"These communities were basically cloistered," said Howard Markel, an epidemiologist at the University of Michigan and one of the authors of the study.
"No one came in and no one left.. Schools were closed and people did not meet. We reached the term & # 39; protection against kidnapping & # 39; to refer to a group of healthy people who are protected against the risk of infection by outsiders. "
The fact that these communities are remote places He also helped protect some sites in 1918.
The US naval base on the island of Yerba Buena, on San Francisco Bay, was only accessible by boat. Its 6,000 residents were confined to the island and no visitors allowed tread on earth
"The moment you open the door, the virus enters the bodies of the people who access it," says Markel. "The call & # 39; protection against hijacking & # 39; It's good as long as you're doing it. "
"However, the idea that today you can close a modern city or even a university is not very likely, it is extremely expensive and irritating."
It is not clear why these attempts to delay the arrival of the disease reduced mortality rates in these places. But research has suggested that over time, as the virus has progressed through populations, it has accumulated mutations that naturally reduced your ability to get sick.
Another possibility could be that some populations have acquired a degree of immunity against the pandemic strain.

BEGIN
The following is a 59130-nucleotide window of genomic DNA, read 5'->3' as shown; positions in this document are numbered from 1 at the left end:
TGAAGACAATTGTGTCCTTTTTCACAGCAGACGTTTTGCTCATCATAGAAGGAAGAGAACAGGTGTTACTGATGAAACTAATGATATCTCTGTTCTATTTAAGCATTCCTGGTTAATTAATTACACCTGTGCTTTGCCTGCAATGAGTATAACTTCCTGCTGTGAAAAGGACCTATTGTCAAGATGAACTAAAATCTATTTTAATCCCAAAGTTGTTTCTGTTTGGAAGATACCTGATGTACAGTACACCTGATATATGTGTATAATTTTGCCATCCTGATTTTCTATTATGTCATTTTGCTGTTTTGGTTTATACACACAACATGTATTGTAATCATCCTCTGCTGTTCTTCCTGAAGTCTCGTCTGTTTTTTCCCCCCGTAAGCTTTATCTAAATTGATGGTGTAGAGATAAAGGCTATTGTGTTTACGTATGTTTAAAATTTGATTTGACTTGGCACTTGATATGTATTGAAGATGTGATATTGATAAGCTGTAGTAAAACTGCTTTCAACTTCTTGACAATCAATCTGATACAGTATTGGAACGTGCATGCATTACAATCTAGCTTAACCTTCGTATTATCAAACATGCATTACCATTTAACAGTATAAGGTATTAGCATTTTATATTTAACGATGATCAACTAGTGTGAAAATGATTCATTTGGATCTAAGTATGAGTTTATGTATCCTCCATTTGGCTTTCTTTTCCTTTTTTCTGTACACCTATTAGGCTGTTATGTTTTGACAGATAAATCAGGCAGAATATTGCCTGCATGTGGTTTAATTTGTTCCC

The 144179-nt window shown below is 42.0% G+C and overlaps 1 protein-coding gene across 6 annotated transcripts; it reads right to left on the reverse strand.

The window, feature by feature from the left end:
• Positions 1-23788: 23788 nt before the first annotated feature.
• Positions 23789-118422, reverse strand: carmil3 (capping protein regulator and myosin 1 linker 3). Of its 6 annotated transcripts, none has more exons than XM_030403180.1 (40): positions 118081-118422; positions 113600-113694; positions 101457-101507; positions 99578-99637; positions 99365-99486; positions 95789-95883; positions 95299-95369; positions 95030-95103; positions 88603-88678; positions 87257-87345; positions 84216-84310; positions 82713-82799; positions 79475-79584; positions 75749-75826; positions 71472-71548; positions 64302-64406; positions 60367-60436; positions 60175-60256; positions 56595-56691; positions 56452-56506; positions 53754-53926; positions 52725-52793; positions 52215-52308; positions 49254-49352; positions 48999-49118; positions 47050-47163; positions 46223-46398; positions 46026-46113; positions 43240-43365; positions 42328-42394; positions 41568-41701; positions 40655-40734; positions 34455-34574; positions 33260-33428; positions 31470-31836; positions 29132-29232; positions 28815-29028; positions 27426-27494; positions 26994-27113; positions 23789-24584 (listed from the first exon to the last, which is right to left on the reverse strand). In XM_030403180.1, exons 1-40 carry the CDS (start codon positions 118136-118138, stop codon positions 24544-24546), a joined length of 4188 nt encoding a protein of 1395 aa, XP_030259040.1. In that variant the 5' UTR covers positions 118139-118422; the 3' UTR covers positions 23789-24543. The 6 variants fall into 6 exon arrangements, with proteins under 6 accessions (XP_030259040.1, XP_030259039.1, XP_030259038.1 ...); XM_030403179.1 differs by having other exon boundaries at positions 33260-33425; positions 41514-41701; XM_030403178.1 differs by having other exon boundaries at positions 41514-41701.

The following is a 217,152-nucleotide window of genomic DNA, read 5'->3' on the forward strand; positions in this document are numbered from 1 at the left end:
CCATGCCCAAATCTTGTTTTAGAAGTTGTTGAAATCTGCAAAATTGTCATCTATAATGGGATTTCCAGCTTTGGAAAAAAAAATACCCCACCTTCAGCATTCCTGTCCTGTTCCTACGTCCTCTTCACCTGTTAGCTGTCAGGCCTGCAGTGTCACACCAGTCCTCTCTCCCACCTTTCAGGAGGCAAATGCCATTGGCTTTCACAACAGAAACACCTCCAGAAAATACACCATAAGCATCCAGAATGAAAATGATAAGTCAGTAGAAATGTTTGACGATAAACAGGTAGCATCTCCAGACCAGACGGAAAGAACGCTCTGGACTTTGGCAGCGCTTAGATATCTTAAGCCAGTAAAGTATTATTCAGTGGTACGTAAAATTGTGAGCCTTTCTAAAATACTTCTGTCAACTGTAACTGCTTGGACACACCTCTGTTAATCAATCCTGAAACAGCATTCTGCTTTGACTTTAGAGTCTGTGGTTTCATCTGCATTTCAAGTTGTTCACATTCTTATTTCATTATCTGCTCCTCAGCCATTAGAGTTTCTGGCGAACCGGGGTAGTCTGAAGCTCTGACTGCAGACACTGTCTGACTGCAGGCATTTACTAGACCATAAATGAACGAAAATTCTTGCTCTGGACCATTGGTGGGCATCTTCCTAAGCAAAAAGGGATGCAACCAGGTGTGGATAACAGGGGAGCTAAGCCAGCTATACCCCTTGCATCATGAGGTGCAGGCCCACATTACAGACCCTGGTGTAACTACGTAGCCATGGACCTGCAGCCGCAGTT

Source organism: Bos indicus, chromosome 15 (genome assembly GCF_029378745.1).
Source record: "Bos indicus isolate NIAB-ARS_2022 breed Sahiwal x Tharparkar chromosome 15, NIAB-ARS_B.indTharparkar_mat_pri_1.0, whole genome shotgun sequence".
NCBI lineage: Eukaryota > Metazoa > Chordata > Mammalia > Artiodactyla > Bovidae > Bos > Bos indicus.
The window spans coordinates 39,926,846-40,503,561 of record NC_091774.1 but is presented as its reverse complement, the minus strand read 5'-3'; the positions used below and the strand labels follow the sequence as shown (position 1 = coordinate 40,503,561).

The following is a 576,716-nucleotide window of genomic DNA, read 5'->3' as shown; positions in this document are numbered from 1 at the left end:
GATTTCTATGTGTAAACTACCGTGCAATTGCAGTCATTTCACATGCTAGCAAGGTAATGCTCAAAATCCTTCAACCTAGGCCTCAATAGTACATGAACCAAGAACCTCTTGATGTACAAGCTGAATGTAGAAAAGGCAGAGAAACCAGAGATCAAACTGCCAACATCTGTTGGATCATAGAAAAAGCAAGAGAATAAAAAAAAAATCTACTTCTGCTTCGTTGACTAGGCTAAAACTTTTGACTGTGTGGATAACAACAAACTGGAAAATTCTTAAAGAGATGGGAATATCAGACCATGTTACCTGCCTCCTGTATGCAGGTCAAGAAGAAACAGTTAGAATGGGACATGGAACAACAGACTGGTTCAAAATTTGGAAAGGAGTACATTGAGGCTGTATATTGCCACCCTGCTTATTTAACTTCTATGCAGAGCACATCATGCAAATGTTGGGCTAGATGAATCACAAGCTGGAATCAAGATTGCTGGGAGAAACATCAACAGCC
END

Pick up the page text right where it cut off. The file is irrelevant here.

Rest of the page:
In Denmark, for example, the pandemic killed "only" 0.2% of the population, while in Australia it was 0.3%. China has also escaped, with relatively few deaths, something attributable to possible immunity within the population.
"This is known as the & # 39; antigen recycling hypothesis & # 39;"says Professor Gerardo Chowell, an epidemiologist at Georgia State University in the United States, who has attempted to recompose the events leading up to the 1918 pandemic.
"In some areas, older people were not so affected because they had some protection they probably got when they were children."
Although the idea is still debated, it offered some clues that could help health experts fight future pandemics. Today, some countries offer annual vaccines against seasonal strains of influenza that may help their populations develop temporary immunity.
According to research by Jodie McVernon, an immunologist at the University of Melbourne, Australia, this could "provide important protection in the early stages of a new pandemic."
"The more times you get shots, the more exposed you are to the different versions that the virus can adopt, "adds Markel.
But even in places with potential immunity, its inhabitants saw how some of them got sick. This could mean that the virus has also reached these remote locations, but once it has already affected other parts of the world and something more weakened in its incidence.
The luck factor?
Blood tests performed in Alaska, however, have confirmed that some remote populations have never been exposed.
The people in the yupik settlements of Gambell and Savoonga, on the island of San Lorenzo, on the Bering Strait and on the still more remote island of Sao Paulo, further south, not they met traces of antibodies against the 1918 virus, when they took samples in the 1950s.